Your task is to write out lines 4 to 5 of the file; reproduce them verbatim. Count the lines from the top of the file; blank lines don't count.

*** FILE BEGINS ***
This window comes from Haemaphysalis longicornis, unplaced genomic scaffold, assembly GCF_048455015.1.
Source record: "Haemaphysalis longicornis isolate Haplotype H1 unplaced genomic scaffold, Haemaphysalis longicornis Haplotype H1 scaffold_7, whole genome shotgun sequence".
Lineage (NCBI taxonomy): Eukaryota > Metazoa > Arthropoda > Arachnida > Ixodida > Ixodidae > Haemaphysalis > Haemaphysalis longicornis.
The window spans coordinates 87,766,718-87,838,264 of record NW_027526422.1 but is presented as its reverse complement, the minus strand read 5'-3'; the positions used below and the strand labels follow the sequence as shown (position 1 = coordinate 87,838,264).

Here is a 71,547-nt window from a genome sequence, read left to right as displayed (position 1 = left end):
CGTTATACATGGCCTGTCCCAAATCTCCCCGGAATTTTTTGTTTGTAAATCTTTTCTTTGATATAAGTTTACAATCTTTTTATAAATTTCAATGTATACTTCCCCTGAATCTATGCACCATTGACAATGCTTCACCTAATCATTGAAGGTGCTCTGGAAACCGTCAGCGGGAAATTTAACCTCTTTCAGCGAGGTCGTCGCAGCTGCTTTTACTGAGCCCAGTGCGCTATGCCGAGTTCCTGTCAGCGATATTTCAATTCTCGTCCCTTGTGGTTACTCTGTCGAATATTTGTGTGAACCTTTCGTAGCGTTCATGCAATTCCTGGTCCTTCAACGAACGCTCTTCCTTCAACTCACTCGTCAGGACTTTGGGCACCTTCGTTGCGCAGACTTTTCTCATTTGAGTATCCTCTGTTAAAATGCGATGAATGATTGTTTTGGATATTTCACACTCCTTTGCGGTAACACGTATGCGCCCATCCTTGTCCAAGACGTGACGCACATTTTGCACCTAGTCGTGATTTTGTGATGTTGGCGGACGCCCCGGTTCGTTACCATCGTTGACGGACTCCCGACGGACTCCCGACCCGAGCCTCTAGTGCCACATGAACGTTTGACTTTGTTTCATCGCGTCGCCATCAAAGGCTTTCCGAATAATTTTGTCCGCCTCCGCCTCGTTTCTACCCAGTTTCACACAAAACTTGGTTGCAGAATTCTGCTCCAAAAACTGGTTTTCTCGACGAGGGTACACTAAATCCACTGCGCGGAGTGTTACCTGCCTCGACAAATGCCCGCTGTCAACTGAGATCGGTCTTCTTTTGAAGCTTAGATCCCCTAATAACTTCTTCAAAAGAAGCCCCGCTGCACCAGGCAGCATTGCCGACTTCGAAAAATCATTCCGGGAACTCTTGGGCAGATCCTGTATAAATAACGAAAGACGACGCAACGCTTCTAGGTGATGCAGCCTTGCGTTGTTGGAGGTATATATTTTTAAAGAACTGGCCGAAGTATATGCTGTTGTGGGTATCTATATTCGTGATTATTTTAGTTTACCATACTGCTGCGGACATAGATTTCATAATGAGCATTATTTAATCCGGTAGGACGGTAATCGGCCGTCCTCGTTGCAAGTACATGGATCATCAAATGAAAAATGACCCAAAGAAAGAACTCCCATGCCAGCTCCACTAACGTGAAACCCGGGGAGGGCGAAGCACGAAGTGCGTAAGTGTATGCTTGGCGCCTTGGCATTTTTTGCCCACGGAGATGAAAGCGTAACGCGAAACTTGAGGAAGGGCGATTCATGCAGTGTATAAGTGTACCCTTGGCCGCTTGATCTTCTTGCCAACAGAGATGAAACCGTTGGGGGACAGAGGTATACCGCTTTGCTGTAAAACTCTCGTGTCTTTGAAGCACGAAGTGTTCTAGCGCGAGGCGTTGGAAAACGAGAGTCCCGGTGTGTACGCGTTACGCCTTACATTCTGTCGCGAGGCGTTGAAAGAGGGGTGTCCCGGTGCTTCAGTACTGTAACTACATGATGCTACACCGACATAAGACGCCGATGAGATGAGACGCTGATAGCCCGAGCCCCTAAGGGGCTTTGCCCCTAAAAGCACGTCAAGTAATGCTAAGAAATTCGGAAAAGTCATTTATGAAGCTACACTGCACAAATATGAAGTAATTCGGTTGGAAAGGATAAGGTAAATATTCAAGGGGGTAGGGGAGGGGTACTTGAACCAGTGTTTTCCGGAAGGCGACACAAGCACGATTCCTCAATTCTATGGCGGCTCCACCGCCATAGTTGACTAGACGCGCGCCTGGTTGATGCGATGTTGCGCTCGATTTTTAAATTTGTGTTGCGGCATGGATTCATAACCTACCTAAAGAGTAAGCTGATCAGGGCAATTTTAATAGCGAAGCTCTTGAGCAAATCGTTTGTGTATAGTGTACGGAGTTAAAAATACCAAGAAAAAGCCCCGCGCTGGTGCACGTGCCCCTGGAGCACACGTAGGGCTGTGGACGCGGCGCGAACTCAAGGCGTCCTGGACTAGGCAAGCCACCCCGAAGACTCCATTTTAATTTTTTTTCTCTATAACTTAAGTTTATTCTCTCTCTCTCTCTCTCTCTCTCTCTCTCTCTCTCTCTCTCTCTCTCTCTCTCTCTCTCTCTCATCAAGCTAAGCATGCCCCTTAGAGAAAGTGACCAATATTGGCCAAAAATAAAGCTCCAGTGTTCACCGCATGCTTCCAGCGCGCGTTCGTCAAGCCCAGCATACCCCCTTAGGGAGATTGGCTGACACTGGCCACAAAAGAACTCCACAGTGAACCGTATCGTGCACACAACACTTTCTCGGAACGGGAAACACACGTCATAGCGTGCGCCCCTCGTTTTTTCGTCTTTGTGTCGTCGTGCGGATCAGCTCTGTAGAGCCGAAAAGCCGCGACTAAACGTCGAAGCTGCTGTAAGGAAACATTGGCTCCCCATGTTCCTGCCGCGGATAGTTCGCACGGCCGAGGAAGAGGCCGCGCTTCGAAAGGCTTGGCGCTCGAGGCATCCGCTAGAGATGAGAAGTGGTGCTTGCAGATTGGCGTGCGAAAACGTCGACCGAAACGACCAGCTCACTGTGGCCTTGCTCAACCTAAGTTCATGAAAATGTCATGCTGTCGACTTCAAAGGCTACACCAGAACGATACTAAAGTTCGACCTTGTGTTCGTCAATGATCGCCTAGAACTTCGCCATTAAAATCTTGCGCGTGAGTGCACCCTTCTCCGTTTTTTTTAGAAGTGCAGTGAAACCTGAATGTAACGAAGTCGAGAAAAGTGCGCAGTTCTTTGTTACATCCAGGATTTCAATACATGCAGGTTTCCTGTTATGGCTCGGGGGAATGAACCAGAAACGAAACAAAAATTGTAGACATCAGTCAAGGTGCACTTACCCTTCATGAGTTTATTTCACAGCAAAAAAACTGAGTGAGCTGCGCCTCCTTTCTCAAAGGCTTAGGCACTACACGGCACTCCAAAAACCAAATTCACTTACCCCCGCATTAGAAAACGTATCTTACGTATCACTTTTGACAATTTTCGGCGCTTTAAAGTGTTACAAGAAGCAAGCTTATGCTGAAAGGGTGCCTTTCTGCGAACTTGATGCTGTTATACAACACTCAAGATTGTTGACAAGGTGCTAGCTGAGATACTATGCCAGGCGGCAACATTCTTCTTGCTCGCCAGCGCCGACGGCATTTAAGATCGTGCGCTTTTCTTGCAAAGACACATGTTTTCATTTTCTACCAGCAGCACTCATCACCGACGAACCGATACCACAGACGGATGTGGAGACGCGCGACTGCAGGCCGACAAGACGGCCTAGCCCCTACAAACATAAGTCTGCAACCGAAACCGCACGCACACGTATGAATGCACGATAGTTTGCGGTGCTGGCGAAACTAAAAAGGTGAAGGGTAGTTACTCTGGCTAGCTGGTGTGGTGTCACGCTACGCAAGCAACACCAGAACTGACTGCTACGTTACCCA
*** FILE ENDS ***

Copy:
The window spans coordinates 87,766,718-87,838,264 of record NW_027526422.1 but is presented as its reverse complement, the minus strand read 5'-3'; the positions used below and the strand labels follow the sequence as shown (position 1 = coordinate 87,838,264).

Here is a 71,547-nt window from a genome sequence, read left to right as displayed (position 1 = left end):